And so, here I will remain for the time being, joyfully praying for those small things which he answers again and again, and yet trying to figure out whether it is my doubting or his denial that is blocking me from receiving that which I request of him.

 
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Posted by on May 15, 2011 in General

 

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Faith and Reason

Image courtesy of FreeBibleIllustrations.com

You’ll find discussions about the role of reason in faith (particularly regarding Bible study) popping up quite often these days. Some objections against over-utilizing reason in studying the Bible are, “You can’t put God in a box,” and, “Don’t put reason over the Bible.” There are a couple points I want to make here because I think this issue needs to be resolved.

What is “Reason”?
This part of the definition on Wikipedia says it well:

“…Reason, like habit or intuition, is a means by which thinking comes from one idea to a related idea. But more specifically, it is the way rational beings propose and consider explanations concerning cause and effect, true and false, and what is good or bad.” (bold mine)

It is difficult to define “reason”, because that is like asking, “Why does 2 + 2 = 4?” It’s something which, while being “in opposition to ‘intuitive reason'” (see the Wikipedia page), can only be fully grasped by intuition.

Putting Reason “Above the Bible”
To start off, I want to say that I’m not sure what this statement “above the Bible” means. I think many Christians think of “reason” in the wrong way.

I do not think reason is a thing to be placed above something else. That is, it is not an object; it is a method of the mind. Reason is not a thing; rather, things are “reasonable” (that is, can be reasoned). Reason must be thought of as a tool and not what the tool is being used to achieve at a particular moment. Even so, reason is not a tool that you can ever put down. Without reason, the sentence you are reading means nothing.

One of my instructors has said that the problem with the modern/enlightenment era (roughly 1500-2000 AD, where reason and logic are said to have come to the forefront, as far as understanding the world is concerned) was that, though at first reason was in its proper place, it was eventually elevated above the Bible, so that men stopped believing in the Bible. They said it was “scientifically untenable”. Naturalism prevented faith from being an option, because everything that exists is physical. Therefore, the Bible is false, because it contains miraculous accounts.

I would argue that elevating reason was not the problem during the modern era. The reason (no pun intended) why the modern era produced atheists and why they discredited the Bible was because people abandoned reason. It is entirely unreasonable to hold to the theory of naturalism. When people in that era stated that faith is a myth, that religion only involves the physical, and that the miraculous cannot break into the physical laws of this world- at that moment when they believed this, reason, logic and wisdom died in them.

It was not logical for them to presuppose that the physical is the only reality. This makes studying the Bible impossible. This is why I say that when you study the Bible, utilize reason and logic to the fullest. Run your mind at 100% capacity.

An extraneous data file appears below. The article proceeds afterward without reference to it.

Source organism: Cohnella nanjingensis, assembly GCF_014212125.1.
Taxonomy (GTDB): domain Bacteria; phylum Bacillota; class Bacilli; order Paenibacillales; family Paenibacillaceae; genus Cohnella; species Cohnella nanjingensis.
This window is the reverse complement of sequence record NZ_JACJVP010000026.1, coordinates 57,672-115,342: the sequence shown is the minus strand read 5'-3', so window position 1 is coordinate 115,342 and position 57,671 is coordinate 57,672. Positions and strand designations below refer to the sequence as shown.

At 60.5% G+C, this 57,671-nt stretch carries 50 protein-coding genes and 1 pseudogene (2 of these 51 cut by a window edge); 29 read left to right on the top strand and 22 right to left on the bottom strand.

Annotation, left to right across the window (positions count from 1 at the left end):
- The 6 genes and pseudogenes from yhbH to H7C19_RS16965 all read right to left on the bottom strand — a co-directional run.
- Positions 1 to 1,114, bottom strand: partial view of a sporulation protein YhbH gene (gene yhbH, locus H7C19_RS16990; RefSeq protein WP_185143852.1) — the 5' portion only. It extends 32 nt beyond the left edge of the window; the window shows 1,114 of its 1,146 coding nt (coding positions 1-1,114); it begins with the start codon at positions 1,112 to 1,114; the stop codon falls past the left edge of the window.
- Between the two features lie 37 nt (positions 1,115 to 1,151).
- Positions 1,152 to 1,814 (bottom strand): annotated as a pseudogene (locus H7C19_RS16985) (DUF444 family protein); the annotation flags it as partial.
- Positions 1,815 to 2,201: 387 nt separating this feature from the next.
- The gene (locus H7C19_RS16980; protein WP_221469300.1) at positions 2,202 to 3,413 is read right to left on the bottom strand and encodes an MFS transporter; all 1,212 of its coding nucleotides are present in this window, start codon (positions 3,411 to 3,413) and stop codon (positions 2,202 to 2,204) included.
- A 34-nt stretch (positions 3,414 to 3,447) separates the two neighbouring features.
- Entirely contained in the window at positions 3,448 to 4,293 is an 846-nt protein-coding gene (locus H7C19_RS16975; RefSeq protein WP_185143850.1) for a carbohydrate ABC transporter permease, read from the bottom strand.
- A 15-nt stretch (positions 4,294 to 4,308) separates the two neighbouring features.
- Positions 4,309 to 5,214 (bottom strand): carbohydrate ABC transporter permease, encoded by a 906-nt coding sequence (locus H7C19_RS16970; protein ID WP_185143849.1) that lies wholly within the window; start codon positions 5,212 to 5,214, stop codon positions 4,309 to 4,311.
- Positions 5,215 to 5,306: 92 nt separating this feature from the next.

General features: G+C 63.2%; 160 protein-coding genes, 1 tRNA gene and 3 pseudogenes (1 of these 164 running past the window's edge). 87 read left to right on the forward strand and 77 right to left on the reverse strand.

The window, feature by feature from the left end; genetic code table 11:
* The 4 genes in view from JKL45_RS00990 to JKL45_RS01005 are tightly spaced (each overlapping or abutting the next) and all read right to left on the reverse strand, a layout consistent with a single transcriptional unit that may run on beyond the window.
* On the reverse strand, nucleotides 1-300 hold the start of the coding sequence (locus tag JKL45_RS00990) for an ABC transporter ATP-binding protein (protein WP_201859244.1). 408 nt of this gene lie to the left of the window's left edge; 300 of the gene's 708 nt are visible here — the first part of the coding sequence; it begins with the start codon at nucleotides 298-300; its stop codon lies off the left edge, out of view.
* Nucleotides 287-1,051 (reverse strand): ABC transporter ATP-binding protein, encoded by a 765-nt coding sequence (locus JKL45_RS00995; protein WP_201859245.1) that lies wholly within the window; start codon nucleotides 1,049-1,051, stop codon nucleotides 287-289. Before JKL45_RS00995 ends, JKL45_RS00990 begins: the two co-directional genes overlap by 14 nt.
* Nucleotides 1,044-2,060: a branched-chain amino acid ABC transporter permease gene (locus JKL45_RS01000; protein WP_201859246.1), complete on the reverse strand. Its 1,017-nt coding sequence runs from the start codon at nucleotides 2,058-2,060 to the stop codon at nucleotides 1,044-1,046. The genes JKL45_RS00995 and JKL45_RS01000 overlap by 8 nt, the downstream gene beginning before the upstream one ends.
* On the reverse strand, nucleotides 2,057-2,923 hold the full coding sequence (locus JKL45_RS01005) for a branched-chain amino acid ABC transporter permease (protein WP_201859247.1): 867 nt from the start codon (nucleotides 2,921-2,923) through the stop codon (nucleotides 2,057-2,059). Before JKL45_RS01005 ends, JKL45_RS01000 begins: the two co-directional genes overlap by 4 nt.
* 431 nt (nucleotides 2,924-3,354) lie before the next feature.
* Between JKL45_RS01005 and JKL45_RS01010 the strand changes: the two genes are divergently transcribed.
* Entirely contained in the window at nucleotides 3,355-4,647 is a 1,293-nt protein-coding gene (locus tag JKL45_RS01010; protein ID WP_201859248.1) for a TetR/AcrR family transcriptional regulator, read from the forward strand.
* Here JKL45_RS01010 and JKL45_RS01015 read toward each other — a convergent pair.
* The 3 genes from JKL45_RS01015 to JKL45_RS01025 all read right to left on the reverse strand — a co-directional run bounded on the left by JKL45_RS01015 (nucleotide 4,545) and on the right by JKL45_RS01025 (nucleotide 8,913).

But how does reason work with faith? I think all faith, if it is real, has a reason. If you believe, you believe for one of these reasons:

  • The Word of God proved to be true in your heart, so you believed it.
  • God miraculously spoke to you.
  • You were convicted by the Spirit in one way or another.
  • Conscience testified to the existence of God in your heart.
  • Creation was adequate evidence for you to believe in God.

These are all great, scriptural reasons to believe in God. If you believe without a reason, I am not saying you are not a believer, but that this is “blind faith”. No one suddenly says one day, “I’m just going to believe in God”, unless they have a reason, whether that be conscience, creation, or a direct word from God. In fact, I would go so far to say that man by default has reasons to believe in God because God has put that into man, but man has chosen to suppress those reasons because of sin (Psalm 19, Rom 10:18).

I think what “don’t put God in a box” really means is that we should not categorize too strictly who God is by saying, “this is what God’s love is”, and, “this is everything about God’s justice,” with an extreme sense of confinement so that we can “determine” how God will act in every possible situation. I agree wholeheartedly that this is wrong, but not because reason is being put above the scriptures. Rather, reason is being abandoned.

Studying the Bible
How does having the Holy Spirit affect studying the Bible, in relation to reason? I wish I could say precisely what this means, but I can at least say the following.

I think it’s safe to say that it is not as if a non-believer cannot grasp the statements of truth in Scripture. That is, such a person can see logically what we mean by “Jesus died to pay the penalty for our sins.” He can comprehend probably all of the logic of what Scripture is saying.

However, understanding is different than simply acknowledging the logic of the statement:

“The man without the Spirit does not accept the things that come from the Spirit of God, for they are foolishness to him, and he cannot understand them, because they are spiritually discerned.” (1 Cor 2:14, NIV)

“For the message of the cross is foolishness to those who are perishing, but to us who are being saved it is the power of God.” (1 Cor 1:18, NIV)